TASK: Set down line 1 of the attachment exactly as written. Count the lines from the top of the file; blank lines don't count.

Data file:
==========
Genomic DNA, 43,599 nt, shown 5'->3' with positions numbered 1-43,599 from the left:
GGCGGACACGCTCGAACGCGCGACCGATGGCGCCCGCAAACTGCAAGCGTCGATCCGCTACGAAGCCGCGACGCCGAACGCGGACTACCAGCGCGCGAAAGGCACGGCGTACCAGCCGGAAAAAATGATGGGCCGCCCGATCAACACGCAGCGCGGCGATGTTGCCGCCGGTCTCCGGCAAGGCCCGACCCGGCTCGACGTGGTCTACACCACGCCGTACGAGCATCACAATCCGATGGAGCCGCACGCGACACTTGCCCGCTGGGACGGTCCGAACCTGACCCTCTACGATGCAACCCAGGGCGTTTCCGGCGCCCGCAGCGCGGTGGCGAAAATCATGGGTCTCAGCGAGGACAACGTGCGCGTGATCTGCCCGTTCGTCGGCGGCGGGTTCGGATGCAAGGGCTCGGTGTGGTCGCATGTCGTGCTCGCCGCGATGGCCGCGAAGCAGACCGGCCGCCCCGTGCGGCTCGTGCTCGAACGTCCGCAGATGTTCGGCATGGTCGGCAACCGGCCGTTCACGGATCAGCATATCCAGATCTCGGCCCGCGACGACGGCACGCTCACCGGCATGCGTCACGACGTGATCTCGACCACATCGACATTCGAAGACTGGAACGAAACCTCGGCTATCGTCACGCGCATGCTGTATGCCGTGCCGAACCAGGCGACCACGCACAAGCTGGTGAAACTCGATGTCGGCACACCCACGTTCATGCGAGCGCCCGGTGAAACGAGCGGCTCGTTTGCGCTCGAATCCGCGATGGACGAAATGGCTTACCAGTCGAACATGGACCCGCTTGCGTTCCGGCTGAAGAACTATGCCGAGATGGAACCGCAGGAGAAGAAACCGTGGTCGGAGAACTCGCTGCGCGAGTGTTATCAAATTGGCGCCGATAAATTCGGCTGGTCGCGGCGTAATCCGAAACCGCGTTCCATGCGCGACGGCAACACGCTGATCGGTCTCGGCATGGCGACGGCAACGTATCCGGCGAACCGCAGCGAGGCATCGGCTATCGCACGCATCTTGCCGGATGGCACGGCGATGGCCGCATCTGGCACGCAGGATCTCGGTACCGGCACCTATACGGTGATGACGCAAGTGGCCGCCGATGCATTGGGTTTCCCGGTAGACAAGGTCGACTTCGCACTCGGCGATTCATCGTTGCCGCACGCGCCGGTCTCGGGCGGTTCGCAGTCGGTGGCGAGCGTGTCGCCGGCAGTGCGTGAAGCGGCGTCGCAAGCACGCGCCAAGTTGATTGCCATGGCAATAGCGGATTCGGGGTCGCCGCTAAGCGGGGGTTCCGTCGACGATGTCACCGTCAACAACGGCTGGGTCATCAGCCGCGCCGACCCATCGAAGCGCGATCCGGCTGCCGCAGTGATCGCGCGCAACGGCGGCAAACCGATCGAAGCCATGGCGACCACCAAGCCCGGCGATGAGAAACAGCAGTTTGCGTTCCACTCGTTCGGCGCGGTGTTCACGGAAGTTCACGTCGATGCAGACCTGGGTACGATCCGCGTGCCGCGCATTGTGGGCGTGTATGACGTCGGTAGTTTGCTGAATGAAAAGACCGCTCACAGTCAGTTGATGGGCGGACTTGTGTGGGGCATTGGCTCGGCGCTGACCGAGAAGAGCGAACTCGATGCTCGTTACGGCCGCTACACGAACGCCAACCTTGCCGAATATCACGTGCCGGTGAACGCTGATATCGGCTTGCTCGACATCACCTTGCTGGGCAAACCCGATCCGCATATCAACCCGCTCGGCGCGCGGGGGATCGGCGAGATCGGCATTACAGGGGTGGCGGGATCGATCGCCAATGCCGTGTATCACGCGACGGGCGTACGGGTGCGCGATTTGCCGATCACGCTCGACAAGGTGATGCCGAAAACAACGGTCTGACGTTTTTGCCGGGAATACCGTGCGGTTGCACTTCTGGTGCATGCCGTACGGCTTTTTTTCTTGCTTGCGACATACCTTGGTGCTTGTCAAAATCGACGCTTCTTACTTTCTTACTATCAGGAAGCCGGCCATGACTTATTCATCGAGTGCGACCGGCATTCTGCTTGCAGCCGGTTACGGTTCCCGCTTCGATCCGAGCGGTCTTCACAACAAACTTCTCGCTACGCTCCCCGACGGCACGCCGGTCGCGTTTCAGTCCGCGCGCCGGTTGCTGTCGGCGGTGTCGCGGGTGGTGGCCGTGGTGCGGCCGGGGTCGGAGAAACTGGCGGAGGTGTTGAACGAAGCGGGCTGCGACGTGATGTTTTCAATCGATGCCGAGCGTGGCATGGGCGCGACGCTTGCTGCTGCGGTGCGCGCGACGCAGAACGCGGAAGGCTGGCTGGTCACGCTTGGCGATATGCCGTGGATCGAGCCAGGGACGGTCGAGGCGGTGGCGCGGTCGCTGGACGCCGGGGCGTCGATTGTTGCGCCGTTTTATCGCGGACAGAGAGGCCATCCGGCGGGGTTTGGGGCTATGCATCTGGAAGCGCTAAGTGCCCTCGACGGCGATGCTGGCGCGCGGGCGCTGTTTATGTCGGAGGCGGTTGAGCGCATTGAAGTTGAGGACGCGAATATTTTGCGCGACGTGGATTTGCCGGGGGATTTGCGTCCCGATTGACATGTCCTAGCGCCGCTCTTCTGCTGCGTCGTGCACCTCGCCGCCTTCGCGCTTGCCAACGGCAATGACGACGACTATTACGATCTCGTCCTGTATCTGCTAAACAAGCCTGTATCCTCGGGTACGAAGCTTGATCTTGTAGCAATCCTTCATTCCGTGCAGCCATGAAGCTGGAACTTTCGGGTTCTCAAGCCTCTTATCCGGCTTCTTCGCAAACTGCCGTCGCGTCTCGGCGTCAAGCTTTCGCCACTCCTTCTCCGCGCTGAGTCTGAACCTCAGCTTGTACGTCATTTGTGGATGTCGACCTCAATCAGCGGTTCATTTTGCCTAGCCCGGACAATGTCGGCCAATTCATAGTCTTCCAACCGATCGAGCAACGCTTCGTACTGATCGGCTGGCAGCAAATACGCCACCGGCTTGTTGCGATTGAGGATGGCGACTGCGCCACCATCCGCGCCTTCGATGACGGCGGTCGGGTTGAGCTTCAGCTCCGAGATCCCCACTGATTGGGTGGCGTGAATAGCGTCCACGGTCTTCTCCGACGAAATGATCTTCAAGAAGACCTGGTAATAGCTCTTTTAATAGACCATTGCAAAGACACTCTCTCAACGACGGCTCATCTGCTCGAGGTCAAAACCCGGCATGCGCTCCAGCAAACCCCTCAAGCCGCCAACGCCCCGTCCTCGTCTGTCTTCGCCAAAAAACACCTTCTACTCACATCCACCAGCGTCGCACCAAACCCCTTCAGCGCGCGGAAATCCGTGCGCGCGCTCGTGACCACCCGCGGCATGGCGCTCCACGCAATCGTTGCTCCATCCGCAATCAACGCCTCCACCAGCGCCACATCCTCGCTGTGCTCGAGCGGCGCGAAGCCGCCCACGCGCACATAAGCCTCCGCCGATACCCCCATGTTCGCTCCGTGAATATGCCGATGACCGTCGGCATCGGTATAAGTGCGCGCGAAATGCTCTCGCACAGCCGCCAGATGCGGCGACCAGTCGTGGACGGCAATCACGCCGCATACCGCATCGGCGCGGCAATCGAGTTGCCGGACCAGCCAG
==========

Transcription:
Genomic DNA, 43,599 nt, shown 5'->3' with positions numbered 1-43,599 from the left: